Ten Apps I Paid for in 2017

Last year, I wrote about the seven apps that I pay for. I thought it might make a nice annual post, since things fall in and out of that list, and I think it’s always good to highlight products that are worth paying for.

Also, I know everyone has different financial constrains—especially this time of year—but if you do have some extra money, consider supporting a free and open source project that’s saved you money. My go-tos are Debian, KeePassX, and the Software Freedom Conservancy. For me, it’s a convenient way to give back to those communities (I also try and regularly donate to my beloved MetaFilter).

Here are the things I use and pay for (and that I think are worth paying for!):

  • Fastmail: I wrote about why it’s great here. The service and uptime is amazing. It’s well worth the cost. I pay $35 a year on an old plan, but the new plans, which include more space, are $30 to $90 a year. If you depend upon email, you should pay for it.

Fastmail in action

  • CalDav Sync: Fastmail comes with a great calendar. To sync it to your Android phone, you need CalDAV-Sync, which is around $3. It’s a small price to pay for a calendar that syncs almost instantly and that I never have to think about. Plus, it’s a one-time cost.

  • WordPress.com: It powers this site. On the one hand, using the WordPress-hosted WordPress is pretty limiting. There are very few plug-ins and customizing can be tough. However, they have great support, I get to use the latest-and-greatest web interface, and I never have to worry about updating it. The fact that I don’t have to think about folder permissions makes it well-worth the $4 a month.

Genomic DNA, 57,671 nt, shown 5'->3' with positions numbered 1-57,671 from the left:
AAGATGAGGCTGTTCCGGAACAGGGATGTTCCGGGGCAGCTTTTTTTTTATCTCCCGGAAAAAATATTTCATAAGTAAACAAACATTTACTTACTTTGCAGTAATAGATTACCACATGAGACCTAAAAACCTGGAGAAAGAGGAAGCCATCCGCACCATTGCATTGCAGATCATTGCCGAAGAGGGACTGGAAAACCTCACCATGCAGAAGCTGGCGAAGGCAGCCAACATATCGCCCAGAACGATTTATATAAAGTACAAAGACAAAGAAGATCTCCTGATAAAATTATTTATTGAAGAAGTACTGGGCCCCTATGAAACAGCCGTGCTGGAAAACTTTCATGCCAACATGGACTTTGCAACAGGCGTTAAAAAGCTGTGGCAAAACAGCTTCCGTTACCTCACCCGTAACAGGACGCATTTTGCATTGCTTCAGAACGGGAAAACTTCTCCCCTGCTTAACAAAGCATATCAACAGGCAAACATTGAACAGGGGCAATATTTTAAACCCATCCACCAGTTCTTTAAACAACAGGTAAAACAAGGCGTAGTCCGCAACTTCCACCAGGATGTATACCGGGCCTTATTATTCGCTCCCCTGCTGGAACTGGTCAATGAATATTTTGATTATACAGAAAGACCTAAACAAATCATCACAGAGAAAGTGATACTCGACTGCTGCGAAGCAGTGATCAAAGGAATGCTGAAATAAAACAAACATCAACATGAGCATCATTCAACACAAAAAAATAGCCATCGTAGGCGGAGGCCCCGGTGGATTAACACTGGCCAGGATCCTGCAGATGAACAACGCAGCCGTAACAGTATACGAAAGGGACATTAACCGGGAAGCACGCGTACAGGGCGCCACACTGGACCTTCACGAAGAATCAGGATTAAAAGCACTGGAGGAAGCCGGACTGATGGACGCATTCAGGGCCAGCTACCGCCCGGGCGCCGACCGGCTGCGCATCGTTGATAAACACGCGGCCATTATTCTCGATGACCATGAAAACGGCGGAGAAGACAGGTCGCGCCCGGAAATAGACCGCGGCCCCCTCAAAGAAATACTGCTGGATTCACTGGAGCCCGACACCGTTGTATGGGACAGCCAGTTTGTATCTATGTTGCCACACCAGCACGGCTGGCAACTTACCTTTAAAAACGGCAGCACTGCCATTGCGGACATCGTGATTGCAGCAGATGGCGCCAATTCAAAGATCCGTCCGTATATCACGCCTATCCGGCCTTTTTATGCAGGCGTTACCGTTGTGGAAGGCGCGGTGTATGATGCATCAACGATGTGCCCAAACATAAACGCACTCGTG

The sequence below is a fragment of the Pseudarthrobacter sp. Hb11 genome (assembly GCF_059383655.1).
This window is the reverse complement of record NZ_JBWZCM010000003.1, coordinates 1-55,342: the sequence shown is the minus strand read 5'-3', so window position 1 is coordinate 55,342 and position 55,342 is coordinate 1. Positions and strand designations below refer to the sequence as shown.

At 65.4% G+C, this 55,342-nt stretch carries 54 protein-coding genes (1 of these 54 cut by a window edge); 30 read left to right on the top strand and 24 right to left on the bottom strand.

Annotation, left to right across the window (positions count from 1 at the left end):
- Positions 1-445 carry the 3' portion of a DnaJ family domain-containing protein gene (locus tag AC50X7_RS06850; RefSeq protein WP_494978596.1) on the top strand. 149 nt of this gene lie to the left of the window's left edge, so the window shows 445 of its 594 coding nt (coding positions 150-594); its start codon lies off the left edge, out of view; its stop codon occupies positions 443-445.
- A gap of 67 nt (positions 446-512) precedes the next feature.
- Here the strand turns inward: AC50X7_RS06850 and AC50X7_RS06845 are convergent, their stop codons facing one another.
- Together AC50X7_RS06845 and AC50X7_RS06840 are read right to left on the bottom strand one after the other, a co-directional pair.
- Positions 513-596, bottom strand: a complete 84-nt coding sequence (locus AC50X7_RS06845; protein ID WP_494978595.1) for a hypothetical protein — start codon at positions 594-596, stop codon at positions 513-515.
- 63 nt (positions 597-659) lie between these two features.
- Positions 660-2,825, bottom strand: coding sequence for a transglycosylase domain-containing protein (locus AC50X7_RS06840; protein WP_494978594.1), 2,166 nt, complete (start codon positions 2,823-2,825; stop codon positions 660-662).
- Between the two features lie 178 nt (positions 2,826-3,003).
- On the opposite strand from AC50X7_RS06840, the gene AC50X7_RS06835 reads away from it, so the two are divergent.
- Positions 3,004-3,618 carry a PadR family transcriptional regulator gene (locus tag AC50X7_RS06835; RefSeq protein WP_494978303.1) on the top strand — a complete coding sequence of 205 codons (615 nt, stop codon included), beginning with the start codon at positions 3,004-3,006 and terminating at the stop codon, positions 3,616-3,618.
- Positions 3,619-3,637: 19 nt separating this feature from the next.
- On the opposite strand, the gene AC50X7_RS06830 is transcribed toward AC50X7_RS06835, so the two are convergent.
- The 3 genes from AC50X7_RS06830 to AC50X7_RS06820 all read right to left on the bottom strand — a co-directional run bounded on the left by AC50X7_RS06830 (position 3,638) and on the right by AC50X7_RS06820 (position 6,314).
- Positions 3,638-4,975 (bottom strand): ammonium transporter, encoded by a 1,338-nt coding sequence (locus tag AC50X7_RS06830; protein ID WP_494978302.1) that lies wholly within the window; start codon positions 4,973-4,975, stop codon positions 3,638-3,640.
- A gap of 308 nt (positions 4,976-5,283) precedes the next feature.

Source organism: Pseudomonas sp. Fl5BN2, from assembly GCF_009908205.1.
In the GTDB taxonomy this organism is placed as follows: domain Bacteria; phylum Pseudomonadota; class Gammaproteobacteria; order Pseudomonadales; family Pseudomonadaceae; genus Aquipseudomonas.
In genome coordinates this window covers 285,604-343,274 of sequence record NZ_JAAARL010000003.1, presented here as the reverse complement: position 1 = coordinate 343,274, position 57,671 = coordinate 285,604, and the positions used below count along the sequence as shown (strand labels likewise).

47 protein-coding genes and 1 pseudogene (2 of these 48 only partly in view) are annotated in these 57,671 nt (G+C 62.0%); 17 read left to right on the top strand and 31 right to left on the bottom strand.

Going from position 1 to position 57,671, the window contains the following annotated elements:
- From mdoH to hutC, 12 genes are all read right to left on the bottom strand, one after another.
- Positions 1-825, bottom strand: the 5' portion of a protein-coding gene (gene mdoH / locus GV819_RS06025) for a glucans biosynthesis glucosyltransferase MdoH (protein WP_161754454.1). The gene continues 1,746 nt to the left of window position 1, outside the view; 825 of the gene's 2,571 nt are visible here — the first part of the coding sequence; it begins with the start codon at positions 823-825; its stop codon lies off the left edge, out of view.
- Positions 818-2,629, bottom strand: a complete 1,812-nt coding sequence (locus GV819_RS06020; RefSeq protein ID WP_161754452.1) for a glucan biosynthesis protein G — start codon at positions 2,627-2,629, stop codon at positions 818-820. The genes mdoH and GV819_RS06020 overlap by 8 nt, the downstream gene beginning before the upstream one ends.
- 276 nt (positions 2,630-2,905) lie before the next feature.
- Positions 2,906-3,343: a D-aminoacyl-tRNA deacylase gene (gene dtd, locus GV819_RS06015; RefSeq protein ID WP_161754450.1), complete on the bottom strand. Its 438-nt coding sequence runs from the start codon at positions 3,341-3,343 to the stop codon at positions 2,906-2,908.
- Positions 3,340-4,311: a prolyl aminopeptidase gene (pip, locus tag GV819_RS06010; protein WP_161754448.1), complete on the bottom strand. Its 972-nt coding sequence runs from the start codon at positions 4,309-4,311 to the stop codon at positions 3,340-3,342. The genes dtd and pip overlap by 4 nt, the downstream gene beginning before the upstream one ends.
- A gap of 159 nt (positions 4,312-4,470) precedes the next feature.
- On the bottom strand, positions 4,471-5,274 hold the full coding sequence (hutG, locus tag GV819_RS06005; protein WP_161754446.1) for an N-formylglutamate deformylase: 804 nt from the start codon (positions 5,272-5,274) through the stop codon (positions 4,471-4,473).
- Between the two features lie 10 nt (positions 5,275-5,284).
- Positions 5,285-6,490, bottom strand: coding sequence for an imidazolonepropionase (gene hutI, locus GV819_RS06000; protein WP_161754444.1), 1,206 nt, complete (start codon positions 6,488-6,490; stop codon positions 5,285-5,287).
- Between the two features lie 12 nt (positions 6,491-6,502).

• NYTimes.com: I subscribe to the digital New York Times (which is also an app, which is why it’s on this list) because it’s important to support journalism you believe in. My academic institution actually provides free access and I still pay for a personal subscription. It’s not expensive and it helps me feel like I’m doing my part to make sure my government always has someone to answer to. Plus, if we don’t pay for publications we like, the publications tend to go away.

  • The Athletic: This is a new sports site (and app!). It has nothing to do with Linux or technology. I just really enjoy their reporting. And I want to support alternatives to mega conglomerates, like ESPN, which aren’t always interested in reporting news, but instead seem more interested in generating clicks and revenue.

  • Trello: I haven’t written about my use of Trello (although I touched on it here), mostly because I’m not using it in a particularly interesting way. I use it to keep lots of lists and for project management and it’s been great. My girlfriend and I used it to plan a housewarming and a move and it was amazing for that. I still use Google Keep for a digital junk drawer, but I use it less and less. I couldn’t tell you the difference between free Trello and Trello Gold, the paid tier. I just wanted to support a project I enjoy. And yes. I tried the various open source Trello alternatives, and they’re just not as good as Trello. Yet!

Trello in action

There’s also some of the same products from last year’s list:

  • Remember the Milk: AKA, my brain.
  • LastPass: It’s just so convenient–especially across multiple computers.
  • Newsblur: The best RSS reader. I’ve tried them all. Literally. Newsblur is well worth the $24.
  • Dropbox: The product is great. The company is super annoying. They’re constantly launching new products that seem like the current one, removing functionality, and, in general, acting like they’re improvising a business strategy. But the tool itself works and they have an effective Linux client, so I’ll keep paying until someone else comes up with something better (that I don’t have to host myself).

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